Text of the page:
Demonstrators protest the China-backed Myitsone dam project in Myanmar

Can a Dam Deal Buy Beijing’s Support for Myanmar’s Junta?

China wants an unpopular billion-dollar project restarted, but it has walked a fine line around the coup.

U.S. Army soldiers from the 10th Mountain Division arrive home from a 9-month deployment in Afghanistan on Dec. 8, 2020 at Fort Drum, New York.

Should Biden Ditch All of Trump’s Policies?

From Afghanistan to China, the new administration seems likely to hold on to some ideas from the previous one.

Protesters hold up signs against the military coup in Naypyidaw, Myanmar, on Feb. 18.

Myanmar vs. Its Generals

Thant Myint-U on the future of the protests, what Beijing wants, and what Washington can do to help.

Nationalist Buddhist monk Ashin Wirathu delivers a speech during a rally to show support to the Myanmar military in Yangon, Myanmar, on May 5, 2019.

When Buddhists Back the Army

Many monks in Myanmar are supporting the military coup.

A man walks past a wall of messages of support for the ongoing protests against the military coup in Yangon on Feb. 11.

Why Convicting Trump is Key to Biden’s Foreign Policy

With U.S. credibility so low, promoting democracy is harder than ever—so Washington should get its own house in order first.


Washington’s Window Is Closing Fast in Myanmar

Targeted, sharp action to reverse the coup is urgently needed.

A protest leader shouts slogans through a megaphone on Feb. 9 in Yangon, Myanmar.

Can Myanmar’s Protesters Succeed?

Led by student activists, the new civil-disobedience movement draws on the experience of older generations—but its methods and demands are a radical break with the past.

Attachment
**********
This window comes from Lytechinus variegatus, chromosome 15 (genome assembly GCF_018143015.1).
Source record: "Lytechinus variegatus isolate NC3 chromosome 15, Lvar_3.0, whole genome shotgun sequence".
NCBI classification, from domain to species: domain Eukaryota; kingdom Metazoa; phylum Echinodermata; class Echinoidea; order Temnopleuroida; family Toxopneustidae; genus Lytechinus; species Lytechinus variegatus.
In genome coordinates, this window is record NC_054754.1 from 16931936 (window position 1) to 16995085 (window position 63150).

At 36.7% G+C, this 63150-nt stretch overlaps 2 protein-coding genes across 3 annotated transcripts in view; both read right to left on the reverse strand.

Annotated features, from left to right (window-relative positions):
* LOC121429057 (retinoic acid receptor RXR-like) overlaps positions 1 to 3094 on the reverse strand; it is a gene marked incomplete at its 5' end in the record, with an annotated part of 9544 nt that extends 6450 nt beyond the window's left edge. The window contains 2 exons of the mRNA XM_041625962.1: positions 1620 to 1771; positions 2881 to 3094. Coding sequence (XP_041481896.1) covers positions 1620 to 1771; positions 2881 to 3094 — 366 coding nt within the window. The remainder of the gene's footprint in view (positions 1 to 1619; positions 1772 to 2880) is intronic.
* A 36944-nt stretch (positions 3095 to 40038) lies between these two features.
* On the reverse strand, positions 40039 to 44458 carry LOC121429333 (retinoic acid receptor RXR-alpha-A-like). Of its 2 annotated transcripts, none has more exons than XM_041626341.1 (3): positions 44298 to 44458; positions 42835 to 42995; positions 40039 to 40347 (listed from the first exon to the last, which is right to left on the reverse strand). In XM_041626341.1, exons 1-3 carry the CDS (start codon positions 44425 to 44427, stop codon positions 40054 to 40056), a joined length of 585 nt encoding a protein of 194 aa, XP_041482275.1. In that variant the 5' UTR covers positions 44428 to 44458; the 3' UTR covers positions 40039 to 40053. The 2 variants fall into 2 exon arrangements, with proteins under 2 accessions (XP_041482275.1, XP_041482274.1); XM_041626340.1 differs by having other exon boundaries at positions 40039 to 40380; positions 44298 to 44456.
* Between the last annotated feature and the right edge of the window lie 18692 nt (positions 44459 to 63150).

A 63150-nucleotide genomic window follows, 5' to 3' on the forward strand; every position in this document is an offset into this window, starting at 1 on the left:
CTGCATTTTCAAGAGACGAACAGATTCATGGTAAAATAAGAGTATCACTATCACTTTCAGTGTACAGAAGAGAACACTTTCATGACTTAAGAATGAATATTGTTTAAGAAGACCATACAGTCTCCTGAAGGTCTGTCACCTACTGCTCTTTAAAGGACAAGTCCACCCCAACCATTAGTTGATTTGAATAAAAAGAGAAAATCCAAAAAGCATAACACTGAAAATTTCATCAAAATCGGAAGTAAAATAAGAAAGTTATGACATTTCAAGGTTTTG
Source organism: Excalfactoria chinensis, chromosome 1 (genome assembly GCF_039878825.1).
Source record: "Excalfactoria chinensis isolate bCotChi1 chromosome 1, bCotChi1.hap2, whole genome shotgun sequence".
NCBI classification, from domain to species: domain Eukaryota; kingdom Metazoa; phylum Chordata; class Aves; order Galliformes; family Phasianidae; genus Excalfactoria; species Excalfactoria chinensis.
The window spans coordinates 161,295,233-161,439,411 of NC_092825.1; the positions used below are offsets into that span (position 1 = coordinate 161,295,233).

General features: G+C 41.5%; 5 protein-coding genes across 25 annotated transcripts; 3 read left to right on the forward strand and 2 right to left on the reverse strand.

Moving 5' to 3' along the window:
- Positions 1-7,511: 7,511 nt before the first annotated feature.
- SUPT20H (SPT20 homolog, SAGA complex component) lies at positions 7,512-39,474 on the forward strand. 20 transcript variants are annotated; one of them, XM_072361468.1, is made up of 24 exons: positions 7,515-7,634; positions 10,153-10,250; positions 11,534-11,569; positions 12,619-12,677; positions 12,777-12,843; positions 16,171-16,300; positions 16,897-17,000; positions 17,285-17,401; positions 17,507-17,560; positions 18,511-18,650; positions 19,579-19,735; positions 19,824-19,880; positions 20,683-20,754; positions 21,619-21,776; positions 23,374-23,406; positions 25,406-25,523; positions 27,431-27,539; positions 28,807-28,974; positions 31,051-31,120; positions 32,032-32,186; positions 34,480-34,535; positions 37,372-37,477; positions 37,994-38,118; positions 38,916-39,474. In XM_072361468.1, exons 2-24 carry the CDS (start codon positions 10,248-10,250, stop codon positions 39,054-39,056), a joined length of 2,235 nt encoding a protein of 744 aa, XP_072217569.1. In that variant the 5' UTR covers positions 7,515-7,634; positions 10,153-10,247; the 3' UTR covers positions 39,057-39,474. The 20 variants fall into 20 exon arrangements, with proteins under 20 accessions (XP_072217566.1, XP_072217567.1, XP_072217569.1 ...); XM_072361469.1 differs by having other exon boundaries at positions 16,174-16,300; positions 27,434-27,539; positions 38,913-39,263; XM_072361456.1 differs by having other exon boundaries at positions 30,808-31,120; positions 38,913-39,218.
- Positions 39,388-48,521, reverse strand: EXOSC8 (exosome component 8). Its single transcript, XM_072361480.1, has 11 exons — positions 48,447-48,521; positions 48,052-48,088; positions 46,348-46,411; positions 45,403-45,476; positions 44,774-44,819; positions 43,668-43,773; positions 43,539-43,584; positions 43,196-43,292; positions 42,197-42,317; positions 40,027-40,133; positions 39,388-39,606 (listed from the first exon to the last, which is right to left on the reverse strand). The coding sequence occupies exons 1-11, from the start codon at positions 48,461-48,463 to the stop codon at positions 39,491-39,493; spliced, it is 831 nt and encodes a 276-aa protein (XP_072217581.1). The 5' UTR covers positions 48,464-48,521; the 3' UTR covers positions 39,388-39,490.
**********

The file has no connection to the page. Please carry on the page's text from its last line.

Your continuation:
Linda Thomas-Greenfield

Our Top Weekend Reads

Linda Thomas-Greenfield’s journey from the Jim Crow South, why global celebrities are taking on Modi, and what the United States shouldn’t do about Myanmar’s coup.

Joe Biden and Xi Jinping toast during a State Luncheon for China hosted on September 25, 2015 at the Department of State in Washington, D.C.

Will Biden Have to Choose Between U.S. Interests and Human Rights?

A coup in Myanmar and Russia’s sentencing of Alexei Navalny raise questions about whether promoting U.S. values could weaken Washington’s hand when it comes to great-power competition.

An anti-coup protester holds up a portrait of Aung San Suu Kyi in front of the Myanmar embassy on Feb. 4 in Bangkok.

What America Should—and Shouldn’t—Do About Myanmar’s Coup

The collapse of a fledgling democracy is a cautionary tale for Washington’s foreign-policy establishment.

U.S. Secretary of State Hillary Clinton chats with Myanmar opposition leader Aung San Suu Kyi

Who Lost Myanmar?

Facing its first major crisis, the Biden administration must confront a failure of U.S. diplomacy orchestrated by some of its own players nearly a decade ago.

A military armored vehicle is seen on a street in Myitkyina, Kachin state, Myanmar, on Feb. 2.

The West Must Hit Myanmar’s Generals Where It Hurts: Their Pockets

This assault on democracy cannot be allowed to stand, whatever Aung San Suu Kyi’s failings.

Myanmar residents in Thailand hold up portraits of State Counsellor Aung San Suu Kyi during a demonstration outside the Myanmar embassy in Bangkok on Feb. 1.

The Myanmar Coup Is the First Test for Biden’s Democracy Agenda

Washington’s response should be swift if Biden expects the world to take his commitment seriously.

Myanmar migrants hold up portraits of Aung San Suu Kyi, Myanmar’s de facto leader who was recently detained by the military in a coup, as they take part in a demonstration outside the Myanmar Embassy in Bangkok on Feb. 1.

Is Beijing Backing the Myanmar Coup?

The Biden administration needs clarity from China as the new U.S. president acts on his first major crisis.

A soldier walks in the City Hall compound in Yangon, Myanmar, on Feb. 1.

What’s Next for Myanmar

State leader Min Aung Hlaing, who was due to retire as commander in chief when he turns 65 in July, could now extend his hold on power.

Myanmar's commander-in-chief, Senior General Min Aung Hlaing, during a ceremony to mark the 71th anniversary of Martyrs' Day in Yangon on July 19, 2018.

Myanmar’s Coup Shouldn’t Surprise Anyone

With Washington and much of the world preoccupied, the generals have calculated they can get away with it.

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